Bibenzyl Compounds in Cannabis

Written by Shawn Tucker

In recent years, plant scientists have identified and isolated chemical compounds found in several plants with known beneficial effects on human health. Bibenzyls are one such compound that have demonstrated protective capabilities for the brain, liver, and heart. Bibenzyls also are responsible for antioxidant, anti-allergic, anti-microbial, and other cell-protective functions. [1] These findings have contributed to an exciting movement in research to identify bibenzyls present in other plants, and to see if these compounds can be isolated and/or manufactured for therapeutic use.

Given that cannabis has anti-inflammatory and other therapeutic effects, scientists are working to identify if bibenzyl compounds explain some of these attributes. If so, these bibenzyl compounds could be isolated and used for concentrated therapeutics.


What are bibenzyls?

In organic chemistry, benzyl consists of a benzene ring (the “hexagons” in Figure 1) attached to a CH2 group. So, bibenzyl or dibenzyl represents a substance consisting of two benzyl compounds attached to each other. Figure 1 shows the essential components of a bibenzyl group. All bibenzyl compounds contain at least this structure. Variants may contain extra “pieces.”

Figure 1: Chemical structure of bibenzyl

Bibenzyls will often naturally occur in plants as a response to fungal infection or other biological stressors. [1] Chemists can also produce bibenzyls through chemical synthesis in a lab.


Does Cannabis have bibenzyls?

Bibenzyls are not very common in the plant kingdom, but are found in orchids, liverworts, and Cannabis. Canniprene is a bibenzyl unique to Cannabis sativa. [2] Canniprene (Figure 2) synthesis has been described in research for decades (since at least the early 1980s) and has shown clear anti-inflammatory effects, like cannabidiol (CBD). It occurs naturally, though it is usually not found in high concentrations in Cannabis, around or below 0.2%.

Other bibenzyls harvested from C. sativa include cannabispiranol and cannabispirenone, although these two did not show significant anti-inflammatory properties in research. Scientists are now better understanding how bibenzyls are made naturally in Cannabis [3], but as we understand the synthesis better, we can potentially create targeted medicines that utilize bibenzyl cannabinoids in therapeutics, especially as an antioxidant to reduce cell stress throughout the body.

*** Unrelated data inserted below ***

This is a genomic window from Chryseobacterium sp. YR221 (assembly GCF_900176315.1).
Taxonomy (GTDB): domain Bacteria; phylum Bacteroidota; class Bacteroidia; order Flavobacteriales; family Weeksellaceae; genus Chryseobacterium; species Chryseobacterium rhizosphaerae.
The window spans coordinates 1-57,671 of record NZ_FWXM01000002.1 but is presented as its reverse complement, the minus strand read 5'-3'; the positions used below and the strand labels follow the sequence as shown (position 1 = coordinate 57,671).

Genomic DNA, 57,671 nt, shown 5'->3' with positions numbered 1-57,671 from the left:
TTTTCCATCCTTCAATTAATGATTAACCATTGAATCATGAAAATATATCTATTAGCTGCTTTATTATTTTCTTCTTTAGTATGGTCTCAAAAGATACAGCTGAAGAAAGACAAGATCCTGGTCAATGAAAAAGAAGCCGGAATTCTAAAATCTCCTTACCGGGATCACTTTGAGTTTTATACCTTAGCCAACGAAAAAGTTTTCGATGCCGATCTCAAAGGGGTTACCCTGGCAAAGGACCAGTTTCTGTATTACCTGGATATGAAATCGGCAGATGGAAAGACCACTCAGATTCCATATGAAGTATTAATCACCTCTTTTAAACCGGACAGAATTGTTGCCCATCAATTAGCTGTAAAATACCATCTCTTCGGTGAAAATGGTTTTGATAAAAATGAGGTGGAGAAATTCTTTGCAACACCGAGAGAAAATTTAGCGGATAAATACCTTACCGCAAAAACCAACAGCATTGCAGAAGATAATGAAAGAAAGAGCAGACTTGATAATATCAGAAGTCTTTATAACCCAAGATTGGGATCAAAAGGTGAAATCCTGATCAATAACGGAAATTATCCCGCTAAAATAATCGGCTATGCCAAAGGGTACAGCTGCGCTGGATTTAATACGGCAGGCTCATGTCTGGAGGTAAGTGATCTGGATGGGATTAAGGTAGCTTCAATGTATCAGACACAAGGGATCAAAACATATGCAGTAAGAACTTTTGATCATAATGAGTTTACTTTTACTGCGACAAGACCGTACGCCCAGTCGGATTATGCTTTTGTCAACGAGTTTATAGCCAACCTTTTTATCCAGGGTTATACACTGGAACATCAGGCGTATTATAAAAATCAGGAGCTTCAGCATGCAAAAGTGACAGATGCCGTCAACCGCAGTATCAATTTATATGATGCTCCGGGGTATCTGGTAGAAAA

Figure 2: At left, the chemical structure of Canniprene. Note the bibenzyl group in the center.

Psychoactive bibenzyls in liverwort

Liverwort plants from the genus Radula produce chemicals with psychoactive effects on the cannabinoid receptors in the brain. Specifically, extracts from Radula marginata and Radula perrottetii contain perrottetinene, a cannabinoid, and perrottetinenic acid, a bibenzyl compound with a similar structure to Δ9-THC (see Figure 3).


Figure 3: Structures of perrottetinine (left) and delta-9-THC (right).

A 2018 study found that these two liverwort-derived compounds induced similar effects as Δ9-THC in mice. [4] Furthermore, anecdotal reports suggest that Radula preparations can induce a moderate (legal) high in humans, and some Radula preparations are being sold on the internet for recreational use. Researchers believe that perrottetinine may offer some clinical advantages too in that it has a (theoretically) lower abuse potential due to its moderate potency and low abundance (concentrations range from 0.7% to 7% in Radula), and due to its anti-inflammatory effects. [4]


Why does this matter?

Taken together, clinical data suggests that bibenzyl cannabinoids have similar effects and similar recreational or therapeutic applications as more “established” uses of Cannabis extracts – specifically Δ9-THC, Δ8-THC, and CBD. If scientists can further isolate, identify, and research bibenzyl cannabinoids, we might discover a wider range of therapeutic uses which can be applied widely to treat real-world, human suffering. Furthermore, because bibenzyl cannabinoids are not currently defined as illegal, they can be extracted and researched without having to seek strict governmental approvals.



[1] Nandy S, Dey A. Bibenzyls and bisbybenzyls of bryophytic origin as promising source of novel therapeutics: pharmacology, synthesis and structure-activity. Daru. 2020;28(2):701-734. [journal impact factor = 4.421; times cited = 9]


[2] Allegrone G, Pollastro F, Magagnini G, et al. The bibenzyl canniprene inhibits the production of pro-inflammatory eicosanoids and selectively accumulates in some Cannabis sativa strains. J Nat Prod. 2017;80(3):731-734. [journal impact factor = 4.803; times cited = 15]


[3] Boddington KF, Soubeyrand E, Van Gelder K, et al. Bibenzyl synthesis in Cannabis sativa L. Plant J. 2022;109(3):693-707. [journal impact factor = 7.091; times cited = 1]


[4] Chicca A, Schafroth MA, Getsch J. Uncovering the psychoactivity of a cannabinoid from liverworts associated with a legal high. Science Advances 2018;4(10). [journal impact factor = 14.14; times cited = 39]




2- Benrr101, Public domain, via Wikimedia Commons

3- Harbin, Public domain, via Wikimedia Commons

About the author

Shawn Tucker

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